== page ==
And so, unlike those shepherds who were caught off-guard by the in-breaking of the glory of the Lord, we walk directly into the darkest darkness in order to celebrate the coming of the light that conquered all darkness: Jesus Christ, our Lord.  For his birth signaled the end to the darkness caused by sin and, thus, to all of the darkness that results as an effect of sin: our broken world in which death and loss, betrayal and failure, seem, at times, to overcome us still.
          My brothers and sisters, for those who believe that Jesus is the Son of God and that he came to save us from our sin, no experience of darkness can ever be absolute; for even in our darkest darkness, Jesus, the glory of God, stands ready to break through our darkness with his light: the light of a multitude of angels; the light of a little child lying in a manger.  Thus, no matter where you find yourself tonight, the message is clear: “Do not be afraid; for behold, I proclaim to you good news of great joy that will be for all people.  For today in the city of David a savior [that is, a light] has been born for you who is Christ and Lord.”  May the light of Christ that broke through this world’s darkness nearly two-thousand years ago, and that still comes to us here, in this Eucharist, fill your hearts with light and with peace.
Given at All Saints Parish: Logansport, IN – December 25th, 2013

The Solemnity of the Nativity of the Lord

Sunday, December 22, 2013

What DO you want for Christmas?

          King Ahaz was too afraid of what God would ask of him, so he chickened out when given the chance to ask for anything in the world.  This Christmas are we too afraid to ask for a miracle sign from God?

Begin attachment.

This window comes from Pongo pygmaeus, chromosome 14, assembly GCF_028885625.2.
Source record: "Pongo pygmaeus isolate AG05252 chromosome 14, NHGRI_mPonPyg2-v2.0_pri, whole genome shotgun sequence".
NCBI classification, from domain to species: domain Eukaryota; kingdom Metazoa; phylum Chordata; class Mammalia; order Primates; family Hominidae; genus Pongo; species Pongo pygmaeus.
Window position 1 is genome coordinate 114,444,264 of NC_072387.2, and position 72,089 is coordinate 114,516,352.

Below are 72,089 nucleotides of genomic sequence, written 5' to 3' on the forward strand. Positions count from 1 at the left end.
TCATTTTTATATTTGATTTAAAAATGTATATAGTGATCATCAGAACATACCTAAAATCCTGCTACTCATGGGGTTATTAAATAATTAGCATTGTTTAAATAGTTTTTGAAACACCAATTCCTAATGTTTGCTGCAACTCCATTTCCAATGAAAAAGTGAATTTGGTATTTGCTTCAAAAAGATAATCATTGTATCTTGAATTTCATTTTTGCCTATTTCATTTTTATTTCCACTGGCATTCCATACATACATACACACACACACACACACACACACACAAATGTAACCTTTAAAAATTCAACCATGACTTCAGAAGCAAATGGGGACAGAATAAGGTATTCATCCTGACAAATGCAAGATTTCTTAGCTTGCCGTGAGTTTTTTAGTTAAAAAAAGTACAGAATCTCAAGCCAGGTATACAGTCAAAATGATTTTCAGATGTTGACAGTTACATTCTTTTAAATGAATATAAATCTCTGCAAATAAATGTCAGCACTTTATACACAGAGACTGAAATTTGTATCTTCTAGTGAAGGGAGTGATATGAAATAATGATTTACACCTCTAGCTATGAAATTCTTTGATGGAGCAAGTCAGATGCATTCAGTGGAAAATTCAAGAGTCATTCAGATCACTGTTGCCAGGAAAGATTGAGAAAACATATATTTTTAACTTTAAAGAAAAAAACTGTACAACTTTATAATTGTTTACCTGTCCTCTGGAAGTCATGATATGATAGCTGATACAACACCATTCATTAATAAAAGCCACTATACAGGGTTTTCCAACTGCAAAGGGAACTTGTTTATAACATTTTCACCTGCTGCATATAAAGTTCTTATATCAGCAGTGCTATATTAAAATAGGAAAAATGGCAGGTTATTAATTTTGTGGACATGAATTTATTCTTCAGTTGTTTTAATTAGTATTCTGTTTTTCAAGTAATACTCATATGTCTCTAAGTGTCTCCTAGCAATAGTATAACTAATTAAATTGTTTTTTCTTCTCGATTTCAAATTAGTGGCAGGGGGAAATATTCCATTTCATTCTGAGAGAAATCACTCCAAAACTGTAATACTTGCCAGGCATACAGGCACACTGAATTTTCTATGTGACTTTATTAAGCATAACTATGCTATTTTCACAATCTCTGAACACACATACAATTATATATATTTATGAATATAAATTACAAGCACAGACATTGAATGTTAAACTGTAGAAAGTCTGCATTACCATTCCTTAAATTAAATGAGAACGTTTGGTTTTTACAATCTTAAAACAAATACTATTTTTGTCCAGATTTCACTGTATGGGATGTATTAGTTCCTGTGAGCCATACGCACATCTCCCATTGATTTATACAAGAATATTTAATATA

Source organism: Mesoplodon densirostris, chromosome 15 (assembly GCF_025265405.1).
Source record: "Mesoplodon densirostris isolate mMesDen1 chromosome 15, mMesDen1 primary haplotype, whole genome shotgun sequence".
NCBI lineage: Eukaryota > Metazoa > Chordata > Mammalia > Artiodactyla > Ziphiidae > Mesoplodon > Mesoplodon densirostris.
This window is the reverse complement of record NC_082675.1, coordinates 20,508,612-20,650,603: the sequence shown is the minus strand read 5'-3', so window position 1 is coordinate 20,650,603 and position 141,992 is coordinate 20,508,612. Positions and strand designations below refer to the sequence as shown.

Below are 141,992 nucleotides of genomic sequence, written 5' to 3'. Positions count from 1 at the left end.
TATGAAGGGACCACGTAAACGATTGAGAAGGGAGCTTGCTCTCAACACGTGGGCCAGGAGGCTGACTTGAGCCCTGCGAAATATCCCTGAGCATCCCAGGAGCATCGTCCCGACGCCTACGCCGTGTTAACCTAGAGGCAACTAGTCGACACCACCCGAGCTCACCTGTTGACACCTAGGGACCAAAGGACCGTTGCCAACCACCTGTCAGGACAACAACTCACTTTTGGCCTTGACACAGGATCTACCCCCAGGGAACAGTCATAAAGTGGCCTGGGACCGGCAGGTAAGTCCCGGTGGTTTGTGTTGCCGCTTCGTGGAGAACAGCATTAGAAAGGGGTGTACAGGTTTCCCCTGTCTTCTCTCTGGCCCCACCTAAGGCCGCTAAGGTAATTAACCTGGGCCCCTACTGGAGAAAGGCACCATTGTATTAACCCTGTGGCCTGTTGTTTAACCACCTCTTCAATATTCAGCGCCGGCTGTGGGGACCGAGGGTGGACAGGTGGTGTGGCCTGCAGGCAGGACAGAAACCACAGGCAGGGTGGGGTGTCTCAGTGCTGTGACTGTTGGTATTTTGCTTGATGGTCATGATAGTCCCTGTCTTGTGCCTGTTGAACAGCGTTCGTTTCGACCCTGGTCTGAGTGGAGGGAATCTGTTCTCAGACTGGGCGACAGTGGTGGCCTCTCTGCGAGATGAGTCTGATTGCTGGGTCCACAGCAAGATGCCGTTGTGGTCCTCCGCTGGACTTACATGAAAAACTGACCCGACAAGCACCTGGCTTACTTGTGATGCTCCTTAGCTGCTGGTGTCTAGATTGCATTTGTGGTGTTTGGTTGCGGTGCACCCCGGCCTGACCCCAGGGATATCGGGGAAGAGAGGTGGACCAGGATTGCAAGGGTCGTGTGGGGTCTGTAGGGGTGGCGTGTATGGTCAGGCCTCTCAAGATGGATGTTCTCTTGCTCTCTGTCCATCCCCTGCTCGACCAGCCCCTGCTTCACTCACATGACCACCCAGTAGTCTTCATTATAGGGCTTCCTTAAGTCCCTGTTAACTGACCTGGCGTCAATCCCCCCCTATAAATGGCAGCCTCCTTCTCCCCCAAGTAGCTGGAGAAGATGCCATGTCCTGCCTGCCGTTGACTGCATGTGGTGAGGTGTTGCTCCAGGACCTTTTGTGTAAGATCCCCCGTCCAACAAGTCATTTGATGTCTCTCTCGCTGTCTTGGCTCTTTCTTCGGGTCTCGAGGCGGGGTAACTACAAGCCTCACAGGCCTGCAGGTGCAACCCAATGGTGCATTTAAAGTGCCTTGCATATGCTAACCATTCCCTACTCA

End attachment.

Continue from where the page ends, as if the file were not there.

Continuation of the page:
(Watch the referred to video here.)


Homily: 4th Sunday of Advent – Cycle A
          A few weeks back, I watched a video that had been generating a lot of buzz on social media websites.  It was a holiday video produced by WestJet Airlines that documented an incredible event that the company organized and executed.  In two separate airports in Canada, the company set up a large box with a TV screen on one of its sides.  It also had a place where you could scan the boarding pass for your flight.  When someone did, Santa Claus appeared live on the TV screen and interacted with them.  Behind the scenes, airline workers pulled up information on the person standing there so Santa could seem like he knew who was there.  Then he did what Santa always does and he asked the person or family (especially the kids) what they wanted for Christmas.
          A hidden camera recorded the reactions of the people who interacted with Santa.  Most were surprised when Santa knew their names and, when asked what they wanted for Christmas, most of them asked for something that they thought they would never get.  Well, little did they know that the WestJet team was recording their answers and what they did next was simply amazing.  While these passengers were on their flights (each to the opposite airport), a team of the airline’s employees went out and purchased all of the things that the passengers asked for, wrapped them up and prepared to deliver them when those passengers arrived at their destination.  When the passengers disembarked and went to claim their luggage, they found that presents were delivered to them instead: all of the things that they had asked for from Santa.  It’s really a beautiful moment as you see people completely caught off-guard by the joy of receiving such an unexpected and seemingly miraculous gift.